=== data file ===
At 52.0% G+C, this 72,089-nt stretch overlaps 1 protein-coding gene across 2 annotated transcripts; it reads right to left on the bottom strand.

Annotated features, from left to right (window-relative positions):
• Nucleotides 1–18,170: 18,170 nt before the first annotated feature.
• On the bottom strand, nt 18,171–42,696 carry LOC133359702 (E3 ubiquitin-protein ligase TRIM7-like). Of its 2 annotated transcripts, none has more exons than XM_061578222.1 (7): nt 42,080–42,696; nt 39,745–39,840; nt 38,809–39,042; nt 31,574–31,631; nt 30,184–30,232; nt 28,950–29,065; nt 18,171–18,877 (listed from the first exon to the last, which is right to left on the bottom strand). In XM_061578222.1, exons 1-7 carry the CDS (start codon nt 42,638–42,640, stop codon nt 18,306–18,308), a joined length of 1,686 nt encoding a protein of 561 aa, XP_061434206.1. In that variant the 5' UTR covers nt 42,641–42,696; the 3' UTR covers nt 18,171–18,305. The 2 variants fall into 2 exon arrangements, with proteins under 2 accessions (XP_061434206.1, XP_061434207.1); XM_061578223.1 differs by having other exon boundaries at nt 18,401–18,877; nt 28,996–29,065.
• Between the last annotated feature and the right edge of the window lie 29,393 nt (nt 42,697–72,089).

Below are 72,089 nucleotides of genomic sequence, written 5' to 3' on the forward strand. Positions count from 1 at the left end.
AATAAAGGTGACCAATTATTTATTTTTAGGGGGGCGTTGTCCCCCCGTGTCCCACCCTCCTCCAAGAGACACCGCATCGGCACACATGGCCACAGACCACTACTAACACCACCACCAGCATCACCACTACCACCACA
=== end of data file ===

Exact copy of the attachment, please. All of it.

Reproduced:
At 52.0% G+C, this 72,089-nt stretch overlaps 1 protein-coding gene across 2 annotated transcripts; it reads right to left on the bottom strand.

Annotated features, from left to right (window-relative positions):
• Nucleotides 1–18,170: 18,170 nt before the first annotated feature.
• On the bottom strand, nt 18,171–42,696 carry LOC133359702 (E3 ubiquitin-protein ligase TRIM7-like). Of its 2 annotated transcripts, none has more exons than XM_061578222.1 (7): nt 42,080–42,696; nt 39,745–39,840; nt 38,809–39,042; nt 31,574–31,631; nt 30,184–30,232; nt 28,950–29,065; nt 18,171–18,877 (listed from the first exon to the last, which is right to left on the bottom strand). In XM_061578222.1, exons 1-7 carry the CDS (start codon nt 42,638–42,640, stop codon nt 18,306–18,308), a joined length of 1,686 nt encoding a protein of 561 aa, XP_061434206.1. In that variant the 5' UTR covers nt 42,641–42,696; the 3' UTR covers nt 18,171–18,305. The 2 variants fall into 2 exon arrangements, with proteins under 2 accessions (XP_061434206.1, XP_061434207.1); XM_061578223.1 differs by having other exon boundaries at nt 18,401–18,877; nt 28,996–29,065.
• Between the last annotated feature and the right edge of the window lie 29,393 nt (nt 42,697–72,089).

Below are 72,089 nucleotides of genomic sequence, written 5' to 3' on the forward strand. Positions count from 1 at the left end.
AATAAAGGTGACCAATTATTTATTTTTAGGGGGGCGTTGTCCCCCCGTGTCCCACCCTCCTCCAAGAGACACCGCATCGGCACACATGGCCACAGACCACTACTAACACCACCACCAGCATCACCACTACCACCACA